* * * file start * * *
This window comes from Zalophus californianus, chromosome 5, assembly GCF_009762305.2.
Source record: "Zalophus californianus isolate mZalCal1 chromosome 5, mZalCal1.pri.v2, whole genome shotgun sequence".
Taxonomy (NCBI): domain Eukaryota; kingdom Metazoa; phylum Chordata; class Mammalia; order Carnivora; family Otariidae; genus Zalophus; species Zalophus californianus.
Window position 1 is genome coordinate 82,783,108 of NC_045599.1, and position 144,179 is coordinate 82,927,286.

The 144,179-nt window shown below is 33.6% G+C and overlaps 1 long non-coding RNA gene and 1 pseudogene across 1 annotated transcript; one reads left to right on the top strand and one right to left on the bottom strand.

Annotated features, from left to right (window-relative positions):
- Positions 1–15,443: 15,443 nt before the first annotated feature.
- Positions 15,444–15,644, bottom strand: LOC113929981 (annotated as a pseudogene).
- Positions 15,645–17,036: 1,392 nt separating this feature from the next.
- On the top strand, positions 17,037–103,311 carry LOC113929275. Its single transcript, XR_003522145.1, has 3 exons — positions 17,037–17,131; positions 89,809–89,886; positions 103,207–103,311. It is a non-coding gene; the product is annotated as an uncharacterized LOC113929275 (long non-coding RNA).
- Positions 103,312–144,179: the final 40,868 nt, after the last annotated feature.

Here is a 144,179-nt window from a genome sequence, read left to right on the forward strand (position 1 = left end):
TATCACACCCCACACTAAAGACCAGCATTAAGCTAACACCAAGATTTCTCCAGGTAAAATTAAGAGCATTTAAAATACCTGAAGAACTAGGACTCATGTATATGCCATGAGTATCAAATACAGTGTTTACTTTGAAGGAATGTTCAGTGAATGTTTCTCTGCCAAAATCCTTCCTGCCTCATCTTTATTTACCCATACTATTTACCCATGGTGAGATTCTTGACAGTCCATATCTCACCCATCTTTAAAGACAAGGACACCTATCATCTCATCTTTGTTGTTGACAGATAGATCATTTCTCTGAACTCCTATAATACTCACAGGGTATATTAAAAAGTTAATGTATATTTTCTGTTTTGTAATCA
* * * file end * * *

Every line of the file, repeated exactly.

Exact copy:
This window comes from Zalophus californianus, chromosome 5, assembly GCF_009762305.2.
Source record: "Zalophus californianus isolate mZalCal1 chromosome 5, mZalCal1.pri.v2, whole genome shotgun sequence".
Taxonomy (NCBI): domain Eukaryota; kingdom Metazoa; phylum Chordata; class Mammalia; order Carnivora; family Otariidae; genus Zalophus; species Zalophus californianus.
Window position 1 is genome coordinate 82,783,108 of NC_045599.1, and position 144,179 is coordinate 82,927,286.

The 144,179-nt window shown below is 33.6% G+C and overlaps 1 long non-coding RNA gene and 1 pseudogene across 1 annotated transcript; one reads left to right on the top strand and one right to left on the bottom strand.

Annotated features, from left to right (window-relative positions):
- Positions 1–15,443: 15,443 nt before the first annotated feature.
- Positions 15,444–15,644, bottom strand: LOC113929981 (annotated as a pseudogene).
- Positions 15,645–17,036: 1,392 nt separating this feature from the next.
- On the top strand, positions 17,037–103,311 carry LOC113929275. Its single transcript, XR_003522145.1, has 3 exons — positions 17,037–17,131; positions 89,809–89,886; positions 103,207–103,311. It is a non-coding gene; the product is annotated as an uncharacterized LOC113929275 (long non-coding RNA).
- Positions 103,312–144,179: the final 40,868 nt, after the last annotated feature.

Here is a 144,179-nt window from a genome sequence, read left to right on the forward strand (position 1 = left end):
TATCACACCCCACACTAAAGACCAGCATTAAGCTAACACCAAGATTTCTCCAGGTAAAATTAAGAGCATTTAAAATACCTGAAGAACTAGGACTCATGTATATGCCATGAGTATCAAATACAGTGTTTACTTTGAAGGAATGTTCAGTGAATGTTTCTCTGCCAAAATCCTTCCTGCCTCATCTTTATTTACCCATACTATTTACCCATGGTGAGATTCTTGACAGTCCATATCTCACCCATCTTTAAAGACAAGGACACCTATCATCTCATCTTTGTTGTTGACAGATAGATCATTTCTCTGAACTCCTATAATACTCACAGGGTATATTAAAAAGTTAATGTATATTTTCTGTTTTGTAATCA